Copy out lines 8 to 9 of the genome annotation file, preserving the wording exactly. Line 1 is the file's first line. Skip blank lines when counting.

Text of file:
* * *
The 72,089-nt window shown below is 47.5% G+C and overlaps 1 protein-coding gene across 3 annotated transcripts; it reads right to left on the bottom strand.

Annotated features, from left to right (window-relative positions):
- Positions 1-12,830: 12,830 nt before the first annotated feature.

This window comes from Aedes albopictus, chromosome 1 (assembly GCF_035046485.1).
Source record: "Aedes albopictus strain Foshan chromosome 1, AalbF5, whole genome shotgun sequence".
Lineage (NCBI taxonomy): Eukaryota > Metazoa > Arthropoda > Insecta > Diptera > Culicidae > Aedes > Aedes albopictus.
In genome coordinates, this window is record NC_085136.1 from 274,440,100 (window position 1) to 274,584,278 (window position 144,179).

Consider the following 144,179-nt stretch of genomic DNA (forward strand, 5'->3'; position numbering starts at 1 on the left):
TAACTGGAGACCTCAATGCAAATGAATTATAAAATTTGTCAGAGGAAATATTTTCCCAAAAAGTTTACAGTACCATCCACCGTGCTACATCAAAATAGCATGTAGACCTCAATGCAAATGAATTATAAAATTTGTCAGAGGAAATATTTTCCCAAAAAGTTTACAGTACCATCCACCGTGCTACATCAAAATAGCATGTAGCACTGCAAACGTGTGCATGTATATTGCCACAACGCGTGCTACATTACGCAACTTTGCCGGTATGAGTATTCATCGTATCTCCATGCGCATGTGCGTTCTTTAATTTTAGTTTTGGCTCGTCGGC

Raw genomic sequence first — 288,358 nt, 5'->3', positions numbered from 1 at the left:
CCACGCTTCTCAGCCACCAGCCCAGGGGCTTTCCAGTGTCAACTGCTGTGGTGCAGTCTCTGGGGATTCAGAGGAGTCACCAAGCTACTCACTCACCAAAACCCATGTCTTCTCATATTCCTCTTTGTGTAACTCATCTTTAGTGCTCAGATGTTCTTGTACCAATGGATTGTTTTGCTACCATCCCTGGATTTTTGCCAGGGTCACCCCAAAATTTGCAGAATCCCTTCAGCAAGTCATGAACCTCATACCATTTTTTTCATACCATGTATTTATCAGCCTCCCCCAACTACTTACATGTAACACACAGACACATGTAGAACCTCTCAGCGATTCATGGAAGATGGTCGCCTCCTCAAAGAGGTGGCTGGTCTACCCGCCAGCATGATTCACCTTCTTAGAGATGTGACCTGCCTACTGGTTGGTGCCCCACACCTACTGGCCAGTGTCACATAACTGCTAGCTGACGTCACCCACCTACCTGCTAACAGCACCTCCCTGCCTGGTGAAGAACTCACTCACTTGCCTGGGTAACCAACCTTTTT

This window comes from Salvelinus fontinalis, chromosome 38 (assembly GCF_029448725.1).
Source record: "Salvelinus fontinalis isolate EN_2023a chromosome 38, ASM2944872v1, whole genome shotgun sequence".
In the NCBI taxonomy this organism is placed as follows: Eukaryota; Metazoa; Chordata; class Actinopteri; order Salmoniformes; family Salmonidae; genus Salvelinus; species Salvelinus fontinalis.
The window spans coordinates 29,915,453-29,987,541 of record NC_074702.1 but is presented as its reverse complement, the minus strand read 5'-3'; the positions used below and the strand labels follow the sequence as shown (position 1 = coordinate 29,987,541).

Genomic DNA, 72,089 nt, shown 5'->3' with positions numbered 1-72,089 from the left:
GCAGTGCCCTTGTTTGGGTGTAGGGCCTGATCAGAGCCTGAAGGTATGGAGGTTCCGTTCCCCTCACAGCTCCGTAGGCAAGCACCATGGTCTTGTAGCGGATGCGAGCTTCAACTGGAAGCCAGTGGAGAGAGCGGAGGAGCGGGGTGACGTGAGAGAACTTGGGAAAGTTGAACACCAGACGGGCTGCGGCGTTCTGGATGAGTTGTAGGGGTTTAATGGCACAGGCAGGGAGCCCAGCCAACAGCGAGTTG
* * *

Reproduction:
Consider the following 144,179-nt stretch of genomic DNA (forward strand, 5'->3'; position numbering starts at 1 on the left):
TAACTGGAGACCTCAATGCAAATGAATTATAAAATTTGTCAGAGGAAATATTTTCCCAAAAAGTTTACAGTACCATCCACCGTGCTACATCAAAATAGCATGTAGACCTCAATGCAAATGAATTATAAAATTTGTCAGAGGAAATATTTTCCCAAAAAGTTTACAGTACCATCCACCGTGCTACATCAAAATAGCATGTAGCACTGCAAACGTGTGCATGTATATTGCCACAACGCGTGCTACATTACGCAACTTTGCCGGTATGAGTATTCATCGTATCTCCATGCGCATGTGCGTTCTTTAATTTTAGTTTTGGCTCGTCGGC